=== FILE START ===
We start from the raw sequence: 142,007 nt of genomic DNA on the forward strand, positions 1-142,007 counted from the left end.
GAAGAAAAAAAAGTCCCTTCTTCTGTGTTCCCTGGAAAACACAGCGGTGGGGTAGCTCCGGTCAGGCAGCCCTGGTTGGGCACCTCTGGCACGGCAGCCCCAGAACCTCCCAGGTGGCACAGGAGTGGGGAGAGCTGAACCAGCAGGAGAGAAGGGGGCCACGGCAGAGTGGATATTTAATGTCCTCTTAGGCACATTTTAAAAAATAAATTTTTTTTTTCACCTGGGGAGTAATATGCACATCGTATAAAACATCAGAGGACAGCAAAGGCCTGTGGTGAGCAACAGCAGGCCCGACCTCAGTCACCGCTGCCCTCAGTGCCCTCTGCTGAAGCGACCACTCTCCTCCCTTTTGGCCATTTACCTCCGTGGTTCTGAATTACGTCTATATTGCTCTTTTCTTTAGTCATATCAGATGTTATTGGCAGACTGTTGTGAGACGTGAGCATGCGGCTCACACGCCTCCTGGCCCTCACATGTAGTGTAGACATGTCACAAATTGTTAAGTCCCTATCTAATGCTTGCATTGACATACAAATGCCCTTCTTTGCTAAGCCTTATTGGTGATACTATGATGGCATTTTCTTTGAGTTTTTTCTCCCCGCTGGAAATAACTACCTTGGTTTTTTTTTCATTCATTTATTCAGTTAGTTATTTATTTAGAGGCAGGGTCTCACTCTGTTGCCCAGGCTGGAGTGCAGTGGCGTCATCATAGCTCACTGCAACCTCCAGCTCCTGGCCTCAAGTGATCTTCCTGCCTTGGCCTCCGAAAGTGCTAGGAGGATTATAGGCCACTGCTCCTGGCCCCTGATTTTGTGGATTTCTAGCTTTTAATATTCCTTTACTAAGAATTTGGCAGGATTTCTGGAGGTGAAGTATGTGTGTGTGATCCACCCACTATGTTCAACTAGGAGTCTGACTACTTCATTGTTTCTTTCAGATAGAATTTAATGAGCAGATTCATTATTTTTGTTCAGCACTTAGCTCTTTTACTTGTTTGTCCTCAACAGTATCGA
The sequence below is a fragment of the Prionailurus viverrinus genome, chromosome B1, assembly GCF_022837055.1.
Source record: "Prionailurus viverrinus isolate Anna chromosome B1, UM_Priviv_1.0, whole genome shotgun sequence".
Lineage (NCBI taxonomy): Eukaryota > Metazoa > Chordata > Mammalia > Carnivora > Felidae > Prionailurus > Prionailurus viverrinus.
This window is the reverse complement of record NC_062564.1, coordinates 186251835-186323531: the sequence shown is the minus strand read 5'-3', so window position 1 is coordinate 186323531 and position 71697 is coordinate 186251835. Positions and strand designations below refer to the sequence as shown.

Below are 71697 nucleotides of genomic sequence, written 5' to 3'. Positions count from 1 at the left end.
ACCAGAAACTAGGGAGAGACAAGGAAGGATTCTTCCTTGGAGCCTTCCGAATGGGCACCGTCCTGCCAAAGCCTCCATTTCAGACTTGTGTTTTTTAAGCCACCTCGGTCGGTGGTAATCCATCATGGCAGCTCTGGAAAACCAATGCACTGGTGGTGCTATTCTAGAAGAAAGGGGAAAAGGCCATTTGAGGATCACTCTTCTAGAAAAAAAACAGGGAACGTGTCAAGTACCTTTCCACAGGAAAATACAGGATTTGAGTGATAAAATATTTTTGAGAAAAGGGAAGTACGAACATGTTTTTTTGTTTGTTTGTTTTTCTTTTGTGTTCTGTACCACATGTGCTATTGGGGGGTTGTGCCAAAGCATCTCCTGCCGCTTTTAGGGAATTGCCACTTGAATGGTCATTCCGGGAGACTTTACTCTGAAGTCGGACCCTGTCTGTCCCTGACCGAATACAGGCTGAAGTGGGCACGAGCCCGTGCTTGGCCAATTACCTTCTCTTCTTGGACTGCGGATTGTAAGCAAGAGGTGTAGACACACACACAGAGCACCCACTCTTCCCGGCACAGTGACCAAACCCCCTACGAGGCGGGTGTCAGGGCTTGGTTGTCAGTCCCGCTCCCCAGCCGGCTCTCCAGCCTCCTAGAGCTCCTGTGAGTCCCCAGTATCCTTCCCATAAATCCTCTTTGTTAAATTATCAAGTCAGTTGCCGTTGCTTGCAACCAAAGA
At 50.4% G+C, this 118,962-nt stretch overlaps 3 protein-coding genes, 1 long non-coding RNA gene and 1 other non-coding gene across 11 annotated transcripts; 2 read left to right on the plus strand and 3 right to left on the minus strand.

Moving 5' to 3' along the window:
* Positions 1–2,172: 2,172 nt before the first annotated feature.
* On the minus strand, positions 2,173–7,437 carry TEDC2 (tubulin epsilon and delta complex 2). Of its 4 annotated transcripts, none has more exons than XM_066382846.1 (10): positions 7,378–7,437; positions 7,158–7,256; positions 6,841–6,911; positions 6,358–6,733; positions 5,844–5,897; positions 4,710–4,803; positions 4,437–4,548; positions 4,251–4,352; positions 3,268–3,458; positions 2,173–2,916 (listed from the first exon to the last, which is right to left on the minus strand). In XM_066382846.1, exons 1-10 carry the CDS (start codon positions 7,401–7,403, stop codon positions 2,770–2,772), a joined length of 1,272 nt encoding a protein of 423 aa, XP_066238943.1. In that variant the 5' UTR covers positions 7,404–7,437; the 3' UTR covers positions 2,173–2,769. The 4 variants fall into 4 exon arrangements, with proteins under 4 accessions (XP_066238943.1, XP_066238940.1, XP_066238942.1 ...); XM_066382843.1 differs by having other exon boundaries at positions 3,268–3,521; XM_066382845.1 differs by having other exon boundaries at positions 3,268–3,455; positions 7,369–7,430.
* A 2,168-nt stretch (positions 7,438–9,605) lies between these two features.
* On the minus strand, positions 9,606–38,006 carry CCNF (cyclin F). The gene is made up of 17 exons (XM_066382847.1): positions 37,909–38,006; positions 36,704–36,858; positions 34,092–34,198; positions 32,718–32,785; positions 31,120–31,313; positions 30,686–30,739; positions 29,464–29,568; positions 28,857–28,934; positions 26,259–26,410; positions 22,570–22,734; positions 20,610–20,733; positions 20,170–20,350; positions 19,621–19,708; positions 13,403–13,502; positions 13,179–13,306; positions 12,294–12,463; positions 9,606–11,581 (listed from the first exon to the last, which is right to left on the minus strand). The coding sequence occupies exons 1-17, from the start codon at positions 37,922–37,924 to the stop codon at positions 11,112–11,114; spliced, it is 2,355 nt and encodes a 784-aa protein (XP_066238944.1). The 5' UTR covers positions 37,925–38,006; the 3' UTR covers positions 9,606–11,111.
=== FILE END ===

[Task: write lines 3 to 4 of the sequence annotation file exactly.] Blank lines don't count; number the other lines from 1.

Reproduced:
The sequence below is a fragment of the Prionailurus viverrinus genome, chromosome B1, assembly GCF_022837055.1.
Source record: "Prionailurus viverrinus isolate Anna chromosome B1, UM_Priviv_1.0, whole genome shotgun sequence".